Australian feminist Fiona Giles (2004: 301) examines ‘breastfeeding behaviours [that sit] outside the normative constraints that apply in contemporary Western culture.’ She refers to these behaviours as ‘queer breasting’. Giles (2004: 301) explains the ‘contemporary norm is that between 50-90 percent of mothers in industrialized nations will begin breastfeeding their babies before leaving hospital, and wean them within the fi rst year.’ Some breastfeeding, however, sits outside this norm. In her book Fresh Milk: The Secret Life of Breasts, Giles explains:
Western culture tends to think of women’s milk only in relation to the babies they might choose to feed. We think of lactating women as immediately postpartum, still wrapped in the aura of childbirth and laden with the trappings of infancy: bassinets, strollers, blankets, diaper bags … lactating breasts are connected to the hospital bed, to nursing bras and nursing pads, and special diets, and sleepless nights, and hollow-eyed jealous husbands. They are medically scrutinized, gently massaged, and intensely discussed during the time they are used. Then, when the fl ow is stanched, they are primly returned to their lacy cage, to be admired again according to purely aesthetic considerations. (Giles 2003: xii)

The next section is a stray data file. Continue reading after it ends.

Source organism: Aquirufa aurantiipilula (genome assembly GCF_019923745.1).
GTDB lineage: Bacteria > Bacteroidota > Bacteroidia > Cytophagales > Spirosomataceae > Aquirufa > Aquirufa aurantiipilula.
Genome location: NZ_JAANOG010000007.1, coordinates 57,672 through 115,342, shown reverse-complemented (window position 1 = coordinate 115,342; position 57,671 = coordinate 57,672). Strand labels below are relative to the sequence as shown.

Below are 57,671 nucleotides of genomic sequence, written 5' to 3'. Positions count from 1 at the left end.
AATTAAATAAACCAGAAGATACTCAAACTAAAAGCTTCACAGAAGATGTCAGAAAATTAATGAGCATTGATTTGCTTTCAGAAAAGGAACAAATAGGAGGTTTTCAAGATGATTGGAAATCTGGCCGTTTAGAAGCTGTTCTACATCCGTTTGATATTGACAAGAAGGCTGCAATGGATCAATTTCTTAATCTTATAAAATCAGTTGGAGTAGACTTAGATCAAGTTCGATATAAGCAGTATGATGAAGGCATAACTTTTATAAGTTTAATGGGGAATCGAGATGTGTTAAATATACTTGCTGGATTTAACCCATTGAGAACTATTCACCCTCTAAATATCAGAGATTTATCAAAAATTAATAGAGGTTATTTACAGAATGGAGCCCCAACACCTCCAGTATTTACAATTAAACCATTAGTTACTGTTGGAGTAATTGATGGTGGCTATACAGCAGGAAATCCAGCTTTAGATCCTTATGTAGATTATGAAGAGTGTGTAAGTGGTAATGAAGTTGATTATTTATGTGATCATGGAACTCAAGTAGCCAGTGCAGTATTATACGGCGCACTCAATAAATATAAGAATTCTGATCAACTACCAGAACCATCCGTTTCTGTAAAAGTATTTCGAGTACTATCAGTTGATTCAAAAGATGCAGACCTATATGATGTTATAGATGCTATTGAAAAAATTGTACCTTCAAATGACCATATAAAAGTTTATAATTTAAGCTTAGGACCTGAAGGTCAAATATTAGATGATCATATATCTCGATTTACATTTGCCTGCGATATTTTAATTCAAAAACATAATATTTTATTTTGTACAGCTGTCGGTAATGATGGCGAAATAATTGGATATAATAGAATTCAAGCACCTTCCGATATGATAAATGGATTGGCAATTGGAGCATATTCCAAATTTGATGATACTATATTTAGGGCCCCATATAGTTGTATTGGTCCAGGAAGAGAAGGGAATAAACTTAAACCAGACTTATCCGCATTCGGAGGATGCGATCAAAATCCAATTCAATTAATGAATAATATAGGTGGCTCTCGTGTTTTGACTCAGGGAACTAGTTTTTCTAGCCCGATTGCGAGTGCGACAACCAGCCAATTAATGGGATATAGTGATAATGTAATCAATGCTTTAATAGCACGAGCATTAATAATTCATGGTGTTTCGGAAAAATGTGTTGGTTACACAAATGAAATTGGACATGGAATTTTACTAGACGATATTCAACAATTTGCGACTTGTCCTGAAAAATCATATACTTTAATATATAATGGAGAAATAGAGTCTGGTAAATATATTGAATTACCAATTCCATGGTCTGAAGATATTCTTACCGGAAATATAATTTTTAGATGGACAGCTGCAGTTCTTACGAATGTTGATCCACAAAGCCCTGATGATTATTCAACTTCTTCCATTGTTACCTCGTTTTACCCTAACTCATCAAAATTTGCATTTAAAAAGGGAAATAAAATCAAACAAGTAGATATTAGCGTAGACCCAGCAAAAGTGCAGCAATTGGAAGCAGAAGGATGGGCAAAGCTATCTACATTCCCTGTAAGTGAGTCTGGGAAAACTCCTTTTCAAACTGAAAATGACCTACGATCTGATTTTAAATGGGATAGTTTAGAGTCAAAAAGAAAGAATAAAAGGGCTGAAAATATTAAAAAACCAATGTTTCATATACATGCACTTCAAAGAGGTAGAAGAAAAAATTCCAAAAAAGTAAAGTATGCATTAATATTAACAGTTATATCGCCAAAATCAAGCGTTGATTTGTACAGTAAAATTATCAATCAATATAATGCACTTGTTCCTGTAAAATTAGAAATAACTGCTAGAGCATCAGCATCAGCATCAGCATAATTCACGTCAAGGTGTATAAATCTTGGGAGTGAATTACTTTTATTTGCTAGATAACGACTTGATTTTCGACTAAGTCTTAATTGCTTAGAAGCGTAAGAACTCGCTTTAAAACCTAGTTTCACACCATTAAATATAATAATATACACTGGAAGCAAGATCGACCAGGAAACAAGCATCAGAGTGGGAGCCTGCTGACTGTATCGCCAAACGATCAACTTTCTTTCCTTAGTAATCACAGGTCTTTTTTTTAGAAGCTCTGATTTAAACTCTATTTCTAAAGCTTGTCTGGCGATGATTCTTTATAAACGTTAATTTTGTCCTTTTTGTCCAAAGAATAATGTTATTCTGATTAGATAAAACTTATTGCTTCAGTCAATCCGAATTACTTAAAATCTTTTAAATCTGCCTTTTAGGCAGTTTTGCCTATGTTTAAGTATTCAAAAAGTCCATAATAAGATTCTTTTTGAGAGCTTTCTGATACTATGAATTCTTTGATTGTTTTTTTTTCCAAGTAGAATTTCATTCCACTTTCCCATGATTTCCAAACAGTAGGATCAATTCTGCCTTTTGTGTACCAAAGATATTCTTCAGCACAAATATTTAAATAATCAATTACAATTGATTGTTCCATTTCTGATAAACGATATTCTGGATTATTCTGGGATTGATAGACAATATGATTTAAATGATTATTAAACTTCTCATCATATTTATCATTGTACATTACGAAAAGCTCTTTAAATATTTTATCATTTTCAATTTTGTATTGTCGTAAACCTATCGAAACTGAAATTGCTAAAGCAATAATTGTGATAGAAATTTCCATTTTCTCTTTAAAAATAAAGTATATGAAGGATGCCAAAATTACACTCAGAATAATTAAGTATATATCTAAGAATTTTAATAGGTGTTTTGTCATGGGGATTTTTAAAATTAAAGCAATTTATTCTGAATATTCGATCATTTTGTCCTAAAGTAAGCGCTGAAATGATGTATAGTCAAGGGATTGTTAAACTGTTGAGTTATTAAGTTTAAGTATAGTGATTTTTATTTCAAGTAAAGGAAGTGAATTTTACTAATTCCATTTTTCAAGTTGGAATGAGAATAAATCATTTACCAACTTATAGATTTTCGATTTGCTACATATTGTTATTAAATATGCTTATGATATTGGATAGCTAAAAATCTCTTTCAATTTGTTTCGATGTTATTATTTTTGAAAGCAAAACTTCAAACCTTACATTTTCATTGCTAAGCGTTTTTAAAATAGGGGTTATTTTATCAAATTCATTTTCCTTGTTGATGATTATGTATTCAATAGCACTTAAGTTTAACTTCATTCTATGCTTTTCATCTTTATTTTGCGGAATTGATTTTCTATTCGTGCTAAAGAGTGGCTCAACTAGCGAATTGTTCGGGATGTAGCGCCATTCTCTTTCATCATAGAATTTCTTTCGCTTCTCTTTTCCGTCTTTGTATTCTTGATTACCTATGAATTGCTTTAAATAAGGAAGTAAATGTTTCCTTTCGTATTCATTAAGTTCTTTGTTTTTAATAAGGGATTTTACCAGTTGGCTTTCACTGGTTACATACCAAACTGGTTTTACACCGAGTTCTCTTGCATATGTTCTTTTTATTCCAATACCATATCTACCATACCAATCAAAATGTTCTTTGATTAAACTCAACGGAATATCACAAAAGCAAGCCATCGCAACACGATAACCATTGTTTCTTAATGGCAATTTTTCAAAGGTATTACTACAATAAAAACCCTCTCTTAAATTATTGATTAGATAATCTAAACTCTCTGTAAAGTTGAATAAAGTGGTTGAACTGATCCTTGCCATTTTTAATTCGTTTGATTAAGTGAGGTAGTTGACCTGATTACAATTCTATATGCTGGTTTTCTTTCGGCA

The aim of Giles’s book is to examine the social meanings of breastfeeding (as opposed to the nutritional content or medical benefi ts of ‘mothers’ milk’) which have not to date been paid much academic attention. Giles covers subjects such as cooking with breast milk, donating milk to a milk bank after the death of a child, adult nursing, and lactation pornography as well as some of the more rehearsed subjects such as weaning an older child and mastitis. Well-known popularist writer on pregnancy and birth, Kitzinger, claims that Giles’s book says ‘All the things that the other books about breastfeeding don’t say’ (front cover).